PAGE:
I fail to see how shipping those who died in service on crumbling rust-bucket is more dignified than a commercial air carrier.

Lincoln



CO Is My Airline of Choice || Baggage Claim is an airline's last chance to disappoint a customer || Next flts in profile
User currently offlineUAXDXer From United States of America, joined Jul 2004, 765 posts, RR: 3
Reply 4, posted (7 years 8 months 2 weeks 5 days 18 hours ago) and read 8553 times:

Quoting Lincoln (Reply 3):
Isn't Kalitta the airline that's notorious for having important bits (like an engine and a few doors) fall off of their aircraft in flight?

Yeah... that's them. I believe they disposed of an engine in Lake Michigan not too long ago.



It takes a bug to hit a windsheild but it takes guts to stick
User currently offlineFlyer732 From Namibia, joined Nov 1999, 1368 posts, RR: 21
Reply 5, posted (7 years 8 months 2 weeks 5 days 18 hours ago) and read 8520 times:

Its a rotating contract, a "fixed buy" Evergreen and Atlas had it when I was down in Kuwait, 747-200s in both cases. AMC swaps carriers every 6 months to keep things "fair" in the business sense. They also are carrying general freight for the military.

As far as honoring the fallen, they get a full honor guard ceremony on loading, can't speak for unloading because I've never seen it State Side, but I know they did there, and ramp operations would stop.


User currently offlineCAMPBELL From United States of America, joined Apr 2007, 27 posts, RR: 0
Reply 6, posted (7 years 8 months 2 weeks 5 days 14 hours ago) and read 8396 times:

The aircraft used is the FALCON and the Human Remain Shipments are flown from Dover if the deceased final destination is more than 300 miles from Dover. Our office dealt with the transportation of the war dead, before the contract we flew the deceased on C-9 or C-23 aircraft.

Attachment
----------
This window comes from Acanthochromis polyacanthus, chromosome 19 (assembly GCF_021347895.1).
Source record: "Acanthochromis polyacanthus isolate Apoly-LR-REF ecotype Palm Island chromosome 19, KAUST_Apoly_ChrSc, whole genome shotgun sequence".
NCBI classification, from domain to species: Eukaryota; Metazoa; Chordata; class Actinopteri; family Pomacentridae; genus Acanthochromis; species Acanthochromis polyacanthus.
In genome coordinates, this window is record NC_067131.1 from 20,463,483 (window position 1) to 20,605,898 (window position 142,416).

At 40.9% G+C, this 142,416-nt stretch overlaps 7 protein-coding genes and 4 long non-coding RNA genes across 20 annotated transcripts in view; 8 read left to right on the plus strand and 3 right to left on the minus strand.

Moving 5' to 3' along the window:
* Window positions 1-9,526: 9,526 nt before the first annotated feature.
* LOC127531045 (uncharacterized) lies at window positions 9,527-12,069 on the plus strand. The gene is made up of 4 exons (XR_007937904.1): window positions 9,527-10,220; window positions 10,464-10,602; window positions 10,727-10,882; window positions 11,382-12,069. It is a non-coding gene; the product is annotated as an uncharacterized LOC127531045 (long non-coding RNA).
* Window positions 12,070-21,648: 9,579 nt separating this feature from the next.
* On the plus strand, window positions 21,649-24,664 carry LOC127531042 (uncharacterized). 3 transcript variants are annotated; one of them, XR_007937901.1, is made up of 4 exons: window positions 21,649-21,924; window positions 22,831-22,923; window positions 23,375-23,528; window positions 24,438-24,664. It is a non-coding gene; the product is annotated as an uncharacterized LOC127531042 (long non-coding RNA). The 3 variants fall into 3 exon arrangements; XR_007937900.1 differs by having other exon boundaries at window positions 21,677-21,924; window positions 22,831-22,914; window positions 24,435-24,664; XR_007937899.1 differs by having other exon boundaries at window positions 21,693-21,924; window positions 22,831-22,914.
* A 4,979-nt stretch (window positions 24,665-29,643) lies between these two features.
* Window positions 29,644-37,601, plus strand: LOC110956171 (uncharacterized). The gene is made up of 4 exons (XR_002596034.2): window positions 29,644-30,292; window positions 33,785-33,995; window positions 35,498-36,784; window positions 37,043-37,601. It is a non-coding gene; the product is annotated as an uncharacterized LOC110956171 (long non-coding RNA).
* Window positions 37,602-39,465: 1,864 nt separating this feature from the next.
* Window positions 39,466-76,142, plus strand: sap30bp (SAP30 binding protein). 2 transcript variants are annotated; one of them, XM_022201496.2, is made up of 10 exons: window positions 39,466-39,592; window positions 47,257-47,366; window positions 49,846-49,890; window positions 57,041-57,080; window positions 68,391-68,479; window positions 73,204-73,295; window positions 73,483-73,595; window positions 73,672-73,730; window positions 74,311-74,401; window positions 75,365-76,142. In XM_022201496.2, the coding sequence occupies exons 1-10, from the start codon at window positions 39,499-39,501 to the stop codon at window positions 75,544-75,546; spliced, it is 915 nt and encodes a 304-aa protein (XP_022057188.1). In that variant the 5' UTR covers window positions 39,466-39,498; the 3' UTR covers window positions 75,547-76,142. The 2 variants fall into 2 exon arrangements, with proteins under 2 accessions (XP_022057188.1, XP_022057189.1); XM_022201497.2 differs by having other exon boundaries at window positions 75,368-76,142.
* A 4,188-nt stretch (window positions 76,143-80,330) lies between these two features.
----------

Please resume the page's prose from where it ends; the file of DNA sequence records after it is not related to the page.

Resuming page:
User currently offlineDTW757 From United States of America, joined Oct 2003, 1593 posts, RR: 4
Reply 7, posted (7 years 8 months 2 weeks 5 days 8 hours ago) and read 8223 times:

Quoting Lincoln (Reply 3):
Isn't Kalitta the airline that's notorious for having important bits (like an engine and a few doors) fall off of their aircraft in flight?

I fail to see how shipping those who died in service on crumbling rust-bucket is more dignified than a commercial air carrier.

There are two different companies. There is Kalitta and Kalitta Charters. Kalitta Charters operates Falcon 20's for these military charters. A good friend of mine was a Falcon captain for Kalitta and has worked several of these flights.

The men and women who give their lives for this country deserve to be flown home on a dedicated airplane just like they are doing. To have them arrive in their home town with their families waiting and have their casket pulled out of the cargo hold of a 757 with everyone else's luggage just doesn't seem right. These people gave their lives for us; giving them their own airplane to take them home for the last time is the least we can do.